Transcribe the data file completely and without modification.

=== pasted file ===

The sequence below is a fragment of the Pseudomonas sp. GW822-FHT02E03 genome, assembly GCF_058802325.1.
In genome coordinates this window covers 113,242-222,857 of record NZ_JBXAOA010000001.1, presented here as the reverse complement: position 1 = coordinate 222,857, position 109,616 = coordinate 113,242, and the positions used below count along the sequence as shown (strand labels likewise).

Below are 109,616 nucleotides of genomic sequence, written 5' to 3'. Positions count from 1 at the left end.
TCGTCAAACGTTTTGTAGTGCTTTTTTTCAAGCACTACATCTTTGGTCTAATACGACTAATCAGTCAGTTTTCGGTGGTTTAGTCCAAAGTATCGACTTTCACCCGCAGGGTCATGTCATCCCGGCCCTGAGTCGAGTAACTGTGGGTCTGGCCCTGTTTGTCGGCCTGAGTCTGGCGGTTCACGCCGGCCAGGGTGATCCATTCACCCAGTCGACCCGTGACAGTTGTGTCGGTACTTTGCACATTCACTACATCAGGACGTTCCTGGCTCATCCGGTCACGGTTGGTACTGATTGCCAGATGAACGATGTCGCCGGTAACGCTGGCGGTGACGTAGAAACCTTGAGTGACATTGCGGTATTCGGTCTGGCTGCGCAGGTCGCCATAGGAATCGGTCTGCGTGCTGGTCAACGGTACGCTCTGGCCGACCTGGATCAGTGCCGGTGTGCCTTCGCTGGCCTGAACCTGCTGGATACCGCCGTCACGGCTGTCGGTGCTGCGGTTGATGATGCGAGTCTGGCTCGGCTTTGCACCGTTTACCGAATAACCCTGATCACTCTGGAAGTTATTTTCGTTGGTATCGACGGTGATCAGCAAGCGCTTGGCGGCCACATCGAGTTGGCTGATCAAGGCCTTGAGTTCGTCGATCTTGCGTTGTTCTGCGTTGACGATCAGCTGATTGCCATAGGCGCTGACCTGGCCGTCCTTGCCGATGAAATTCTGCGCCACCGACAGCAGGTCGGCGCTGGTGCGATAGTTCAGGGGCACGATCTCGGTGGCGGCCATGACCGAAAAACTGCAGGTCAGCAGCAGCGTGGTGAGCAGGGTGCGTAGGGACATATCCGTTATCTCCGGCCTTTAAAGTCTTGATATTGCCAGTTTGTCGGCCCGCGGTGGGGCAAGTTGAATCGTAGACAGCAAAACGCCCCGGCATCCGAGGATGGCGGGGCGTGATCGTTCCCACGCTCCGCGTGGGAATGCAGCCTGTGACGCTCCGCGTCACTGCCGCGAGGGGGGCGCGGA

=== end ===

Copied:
The sequence below is a fragment of the Pseudomonas sp. GW822-FHT02E03 genome, assembly GCF_058802325.1.
In genome coordinates this window covers 113,242-222,857 of record NZ_JBXAOA010000001.1, presented here as the reverse complement: position 1 = coordinate 222,857, position 109,616 = coordinate 113,242, and the positions used below count along the sequence as shown (strand labels likewise).

Below are 109,616 nucleotides of genomic sequence, written 5' to 3'. Positions count from 1 at the left end.
TCGTCAAACGTTTTGTAGTGCTTTTTTTCAAGCACTACATCTTTGGTCTAATACGACTAATCAGTCAGTTTTCGGTGGTTTAGTCCAAAGTATCGACTTTCACCCGCAGGGTCATGTCATCCCGGCCCTGAGTCGAGTAACTGTGGGTCTGGCCCTGTTTGTCGGCCTGAGTCTGGCGGTTCACGCCGGCCAGGGTGATCCATTCACCCAGTCGACCCGTGACAGTTGTGTCGGTACTTTGCACATTCACTACATCAGGACGTTCCTGGCTCATCCGGTCACGGTTGGTACTGATTGCCAGATGAACGATGTCGCCGGTAACGCTGGCGGTGACGTAGAAACCTTGAGTGACATTGCGGTATTCGGTCTGGCTGCGCAGGTCGCCATAGGAATCGGTCTGCGTGCTGGTCAACGGTACGCTCTGGCCGACCTGGATCAGTGCCGGTGTGCCTTCGCTGGCCTGAACCTGCTGGATACCGCCGTCACGGCTGTCGGTGCTGCGGTTGATGATGCGAGTCTGGCTCGGCTTTGCACCGTTTACCGAATAACCCTGATCACTCTGGAAGTTATTTTCGTTGGTATCGACGGTGATCAGCAAGCGCTTGGCGGCCACATCGAGTTGGCTGATCAAGGCCTTGAGTTCGTCGATCTTGCGTTGTTCTGCGTTGACGATCAGCTGATTGCCATAGGCGCTGACCTGGCCGTCCTTGCCGATGAAATTCTGCGCCACCGACAGCAGGTCGGCGCTGGTGCGATAGTTCAGGGGCACGATCTCGGTGGCGGCCATGACCGAAAAACTGCAGGTCAGCAGCAGCGTGGTGAGCAGGGTGCGTAGGGACATATCCGTTATCTCCGGCCTTTAAAGTCTTGATATTGCCAGTTTGTCGGCCCGCGGTGGGGCAAGTTGAATCGTAGACAGCAAAACGCCCCGGCATCCGAGGATGGCGGGGCGTGATCGTTCCCACGCTCCGCGTGGGAATGCAGCCTGTGACGCTCCGCGTCACTGCCGCGAGGGGGGCGCGGA